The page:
The Marine Protected Areas network - what does it mean for ecologies and identities?
Ecologies and Identities is an Economic and Social Research Council funded research project based at the University of Bristol Law School. It is a socio-legal project looking at the legal form and implementation of the UK's new marine protected areas (MPAs) network.
A network of MPAs is currently being planned in the seas all around the UK to fulfil the requirement of Art 13(4) of the Marine Strategy Framework Directive 2008 . In England and Wales, the legal framework for establishing the MPA network is to be found under under part V of the Marine and Coastal Access Act 2009 and in Scotland under part 5 of the Marine (Scotland) Act 2010. The Ecologies and Identities research project explores these legal frameworks, asking what this new direction in conservation law means for people and nature, and how bigger issues like climate change can be integrated into the designation of an ecologically coherent network of marine protected areas.
Who is participating in this study?
This study is based on three case studies of marine protected area designations in England and Scotland. It involves marine stakeholders (fisheries, conservation NGOs, recreational groups, marine industries) conservation bodies ( Natural England, JNCC, Scottish Natural Heritage) and regulators (Marine Scotland, the Marine Management Organisation and the Inshore Fisheries Conservation Authorities).
Who will carry out the research?
The empirical research will be carried out by law lecturer Dr. Margherita Pieraccini and her research assistant Emma Cardwell. Margherita and Emma are based in the University of Bristol School of Law.
You can find out more about Margherita and Emma by visiting our project staff page.
What is a Marine Protected Area?
A Marine Protected Area (MPA) is a way of spatially planning the sea in order to protect certain habitats and species. In England, MPAs set up under the Marine and Coastal Access Act are also called Marine Conservation Zones (MCZs).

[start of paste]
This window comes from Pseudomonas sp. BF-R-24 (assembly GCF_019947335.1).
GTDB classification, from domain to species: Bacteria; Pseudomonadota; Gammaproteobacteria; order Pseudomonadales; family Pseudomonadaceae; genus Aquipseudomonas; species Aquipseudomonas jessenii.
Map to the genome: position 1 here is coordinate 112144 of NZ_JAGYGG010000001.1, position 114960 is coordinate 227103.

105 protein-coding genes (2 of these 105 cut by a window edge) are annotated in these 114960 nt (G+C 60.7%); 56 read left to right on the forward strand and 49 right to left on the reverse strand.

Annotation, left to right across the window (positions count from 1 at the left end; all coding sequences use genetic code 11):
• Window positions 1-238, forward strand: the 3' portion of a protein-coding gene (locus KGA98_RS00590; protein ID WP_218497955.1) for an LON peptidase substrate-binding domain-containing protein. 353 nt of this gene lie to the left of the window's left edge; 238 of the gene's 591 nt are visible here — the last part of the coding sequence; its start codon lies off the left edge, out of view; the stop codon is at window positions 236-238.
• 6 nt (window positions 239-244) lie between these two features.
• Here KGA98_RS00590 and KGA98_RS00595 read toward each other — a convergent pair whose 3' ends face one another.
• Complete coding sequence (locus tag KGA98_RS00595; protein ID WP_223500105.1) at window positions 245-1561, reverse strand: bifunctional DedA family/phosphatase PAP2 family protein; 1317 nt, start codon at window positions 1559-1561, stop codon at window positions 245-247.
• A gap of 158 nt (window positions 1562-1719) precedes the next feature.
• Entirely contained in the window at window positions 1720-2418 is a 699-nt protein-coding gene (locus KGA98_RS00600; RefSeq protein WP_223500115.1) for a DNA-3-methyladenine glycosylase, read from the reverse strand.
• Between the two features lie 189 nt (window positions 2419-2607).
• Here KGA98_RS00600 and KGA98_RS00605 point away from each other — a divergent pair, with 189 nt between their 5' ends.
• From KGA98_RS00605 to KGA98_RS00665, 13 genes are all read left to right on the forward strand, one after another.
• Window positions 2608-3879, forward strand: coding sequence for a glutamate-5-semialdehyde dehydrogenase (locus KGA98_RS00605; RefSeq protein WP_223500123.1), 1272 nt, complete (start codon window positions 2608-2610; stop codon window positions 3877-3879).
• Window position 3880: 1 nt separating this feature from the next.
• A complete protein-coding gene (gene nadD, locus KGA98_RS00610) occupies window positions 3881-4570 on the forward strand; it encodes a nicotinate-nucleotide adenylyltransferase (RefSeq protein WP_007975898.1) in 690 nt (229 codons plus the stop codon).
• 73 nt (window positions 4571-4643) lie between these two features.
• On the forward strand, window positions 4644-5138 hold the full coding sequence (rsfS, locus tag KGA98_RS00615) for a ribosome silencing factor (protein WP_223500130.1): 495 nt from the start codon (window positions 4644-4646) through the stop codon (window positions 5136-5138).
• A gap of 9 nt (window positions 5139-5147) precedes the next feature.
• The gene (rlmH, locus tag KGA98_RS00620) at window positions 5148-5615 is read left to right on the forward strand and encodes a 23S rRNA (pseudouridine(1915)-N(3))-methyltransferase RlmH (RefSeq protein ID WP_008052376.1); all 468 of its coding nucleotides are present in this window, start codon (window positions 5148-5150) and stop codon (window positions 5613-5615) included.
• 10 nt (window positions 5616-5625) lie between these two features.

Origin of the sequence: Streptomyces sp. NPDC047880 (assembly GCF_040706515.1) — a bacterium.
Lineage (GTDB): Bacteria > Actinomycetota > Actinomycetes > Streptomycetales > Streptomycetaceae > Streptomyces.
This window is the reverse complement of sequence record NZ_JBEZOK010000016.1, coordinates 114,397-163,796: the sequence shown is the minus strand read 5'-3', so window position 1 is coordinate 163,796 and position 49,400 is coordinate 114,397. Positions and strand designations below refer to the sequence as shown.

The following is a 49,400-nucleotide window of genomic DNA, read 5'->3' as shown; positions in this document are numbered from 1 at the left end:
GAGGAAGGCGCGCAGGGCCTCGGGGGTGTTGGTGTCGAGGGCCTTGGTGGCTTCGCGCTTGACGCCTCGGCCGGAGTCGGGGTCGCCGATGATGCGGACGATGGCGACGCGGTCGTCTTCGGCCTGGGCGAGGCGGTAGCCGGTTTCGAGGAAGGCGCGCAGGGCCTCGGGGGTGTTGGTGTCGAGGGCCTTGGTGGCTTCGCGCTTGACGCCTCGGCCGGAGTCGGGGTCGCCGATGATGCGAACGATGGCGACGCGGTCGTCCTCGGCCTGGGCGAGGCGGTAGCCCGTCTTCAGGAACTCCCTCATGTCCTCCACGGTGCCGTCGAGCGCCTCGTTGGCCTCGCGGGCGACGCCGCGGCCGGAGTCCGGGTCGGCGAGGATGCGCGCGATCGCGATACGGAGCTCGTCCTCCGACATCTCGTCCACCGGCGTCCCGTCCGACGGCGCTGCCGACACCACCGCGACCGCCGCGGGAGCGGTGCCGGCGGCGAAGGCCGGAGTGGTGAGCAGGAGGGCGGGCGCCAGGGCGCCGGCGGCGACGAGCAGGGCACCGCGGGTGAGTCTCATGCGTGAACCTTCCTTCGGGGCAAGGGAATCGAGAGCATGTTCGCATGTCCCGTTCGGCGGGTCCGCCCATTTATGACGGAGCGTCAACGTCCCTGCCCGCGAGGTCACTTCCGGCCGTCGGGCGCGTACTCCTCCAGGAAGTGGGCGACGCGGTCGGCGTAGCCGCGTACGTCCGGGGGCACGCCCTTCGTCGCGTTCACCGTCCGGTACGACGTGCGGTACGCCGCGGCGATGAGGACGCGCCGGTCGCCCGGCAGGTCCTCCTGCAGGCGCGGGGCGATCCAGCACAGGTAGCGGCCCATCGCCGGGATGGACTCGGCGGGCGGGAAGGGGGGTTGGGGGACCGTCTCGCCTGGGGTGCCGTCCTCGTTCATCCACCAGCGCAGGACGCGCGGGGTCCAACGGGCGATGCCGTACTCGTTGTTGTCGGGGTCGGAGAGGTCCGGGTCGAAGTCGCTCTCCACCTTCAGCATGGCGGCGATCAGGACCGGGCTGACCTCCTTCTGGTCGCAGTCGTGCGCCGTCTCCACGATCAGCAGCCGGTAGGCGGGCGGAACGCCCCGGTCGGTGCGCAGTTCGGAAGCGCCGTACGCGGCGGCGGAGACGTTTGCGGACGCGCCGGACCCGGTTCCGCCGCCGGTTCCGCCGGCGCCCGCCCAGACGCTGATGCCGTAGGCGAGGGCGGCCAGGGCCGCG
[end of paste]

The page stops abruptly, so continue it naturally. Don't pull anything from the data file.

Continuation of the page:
Not all activities will be banned in all MPAs though - some may ban some types of activity (dredging, for example) but allow others (such as crab-potting), and others may ban nothing at all, and simply prohibit future change.
As MPAs are a new system, there's still a lot of uncertainty as to who will be allowed to do what, and where, in the MPA network - and what this means both for livelihoods and conservation. These issues are going to be explored in depth in the project.
Find out more about the law and policy underpinning MPAs in the UK.
How can I get involved?
This research takes three forms: legal and policy analysis, interviews with oceans stakeholders and workshops.
Interviews and workshops will be undertaken in three case study areas: the south east coast of England, the Scilly Isles, and the south west islands and coast of Scotland, stretching from Arran to Barra.
If you live in or close to any of these places and were involved in or are affected by MPA and MCZ designation, you can contact us to arrange an interview. Our details can be found in the Get Involved tab above.
If you don't live in one of the case study areas but would still like to share your thoughts on MPAs and MCZs, you can talk to us on the telephone, by email, or join the conversation on Twitter.